We’ve been watching Downton Abbey the last few weeks via our cable company’s “on-demand” section and are finally caught up. It’s been an interesting experience—beautiful scenery, very fine acting, and good writing.
One of the important things that I’ve seen in this series though is an ongoing reform in some of the characters’ sense of their identities as they gradually break away from a false sense of nobility. A false sense that causes them to hurt others as well as themselves, and misguides and limits them at every turn. A sense that pervades their thoughts and actions irrespective of whether they are “the nobility” or the servants.
And even though this is just a television series, I find myself asking how many of us are also being motivated by such a mistaken perception?
What do I mean by that?
Well, nobility is a spiritual quality—one of spiritual dignity, a magnanimous and generous character, of spiritual bravery and intrepidness. It also entails selflessness and self-sacrifice.
Error, however, always presents our thought with an inverted and perverted materially-based view of all that is real and eternal—a view that may seem pleasing or even satisfying, but one that is ultimately self-destructive.
And entwined with this wrongful thought of nobility is another deleterious component—one that would subtly try to tempt those of a spiritual thought into accepting it.
Martyrdom! Yes, martyrdom—backed by all of the theological misconceptions of the ages–would try to convince us that suffering and/or dying for a cause or principle is a right and noble activity, when it is in fact the exact opposite!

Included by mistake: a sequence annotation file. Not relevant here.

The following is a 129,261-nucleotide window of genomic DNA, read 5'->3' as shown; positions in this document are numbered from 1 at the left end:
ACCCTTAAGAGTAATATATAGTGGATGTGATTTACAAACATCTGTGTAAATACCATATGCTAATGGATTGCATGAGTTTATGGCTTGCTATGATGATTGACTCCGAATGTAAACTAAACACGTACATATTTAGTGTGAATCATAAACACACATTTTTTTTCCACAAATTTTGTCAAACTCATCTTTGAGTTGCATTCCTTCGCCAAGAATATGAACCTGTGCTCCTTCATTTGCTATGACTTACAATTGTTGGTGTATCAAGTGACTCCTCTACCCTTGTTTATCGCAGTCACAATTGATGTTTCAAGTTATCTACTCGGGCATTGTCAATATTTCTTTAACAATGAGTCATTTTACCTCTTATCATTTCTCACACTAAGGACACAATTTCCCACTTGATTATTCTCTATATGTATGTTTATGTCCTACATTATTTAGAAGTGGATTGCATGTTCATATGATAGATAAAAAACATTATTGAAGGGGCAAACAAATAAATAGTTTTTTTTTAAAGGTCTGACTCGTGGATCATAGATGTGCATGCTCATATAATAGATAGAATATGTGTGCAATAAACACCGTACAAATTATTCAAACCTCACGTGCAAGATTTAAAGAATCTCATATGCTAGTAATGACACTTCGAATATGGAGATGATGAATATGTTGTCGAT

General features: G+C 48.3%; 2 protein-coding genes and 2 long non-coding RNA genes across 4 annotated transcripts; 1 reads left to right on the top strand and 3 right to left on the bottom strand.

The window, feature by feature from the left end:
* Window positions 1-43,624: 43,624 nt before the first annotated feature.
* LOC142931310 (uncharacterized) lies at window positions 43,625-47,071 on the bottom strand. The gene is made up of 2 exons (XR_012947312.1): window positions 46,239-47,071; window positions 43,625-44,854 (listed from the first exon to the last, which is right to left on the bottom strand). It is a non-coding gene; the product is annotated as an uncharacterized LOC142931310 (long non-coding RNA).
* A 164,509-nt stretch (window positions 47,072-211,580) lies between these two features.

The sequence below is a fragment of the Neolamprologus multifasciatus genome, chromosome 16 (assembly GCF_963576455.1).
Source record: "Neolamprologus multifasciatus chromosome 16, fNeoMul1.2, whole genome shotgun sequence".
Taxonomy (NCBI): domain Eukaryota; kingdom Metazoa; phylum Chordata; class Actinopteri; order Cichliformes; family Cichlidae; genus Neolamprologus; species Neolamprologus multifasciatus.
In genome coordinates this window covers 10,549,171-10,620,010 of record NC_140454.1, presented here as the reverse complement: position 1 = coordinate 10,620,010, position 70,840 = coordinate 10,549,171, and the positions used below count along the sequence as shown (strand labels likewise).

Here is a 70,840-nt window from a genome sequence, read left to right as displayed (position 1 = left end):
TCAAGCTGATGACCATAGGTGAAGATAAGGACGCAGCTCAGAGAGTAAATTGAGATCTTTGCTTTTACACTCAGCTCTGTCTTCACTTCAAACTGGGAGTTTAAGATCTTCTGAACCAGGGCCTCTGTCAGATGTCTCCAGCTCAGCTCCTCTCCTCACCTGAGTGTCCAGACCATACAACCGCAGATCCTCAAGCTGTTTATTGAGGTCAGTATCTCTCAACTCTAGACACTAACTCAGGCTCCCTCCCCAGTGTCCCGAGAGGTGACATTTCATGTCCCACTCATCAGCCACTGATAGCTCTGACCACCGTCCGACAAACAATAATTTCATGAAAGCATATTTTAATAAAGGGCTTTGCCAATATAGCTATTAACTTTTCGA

Martyrdom is not God’s intention for us. Overcoming, not acquiescing to, the beliefs of suffering, disease, sin, or death is what is required of us and is what we are empowered by Almighty God to do through our ever-unfolding understanding of Christian Science.
For example: I’ve had folks call me for help who have been abused by their spouses as well as their adult offspring. These dear ones had been under the delusion that they were being christianly noble by turning “the other cheek”—by allowing the abuse to continue. Such mesmerism blinded them to not only the truth about their real identities as God’s precious ideas—ideas that are incapable of being abused—but simultaneously prevented the abusers from reforming by allowing it to go on unchecked. When they became aware of how they had been manipulated by error and how such thinking had nothing to do with Christianity, let alone Christian Science, their lives began to change for the better.
So where does this leave us?
We need to examine our thought carefully and see if we’ve bought into any of these lies about nobility and martyrdom.
Mary Baker Eddy wrote:
We must form perfect models in thought and look at them continually, or we shall never carve them out in grand and noble lives. Let unselfishness, goodness, mercy, justice, health, holiness, love — the kingdom of heaven — reign within us, and sin, disease, and death will diminish until they finally disappear. (Science and Health, p. 248)
Those “grand and noble lives” that Mrs. Eddy spoke of come about through our gaining an understanding of who we each are as God’s creation—of our indestructible relationship to our all-good God. A relationship that inevitably brings healing to ourselves and others.
In her book The First Church of Christ, Scientist and Miscellany (p. 253), she wrote:
It rejoices me to know that you know that healing the sick, soothing sorrow, brightening this lower sphere with the ways and means of the higher and everlasting harmony, brings to light the perfect original man and universe. What nobler achievement, what greater glory can nerve your endeavor?
Indeed—what nobler achievement can there be?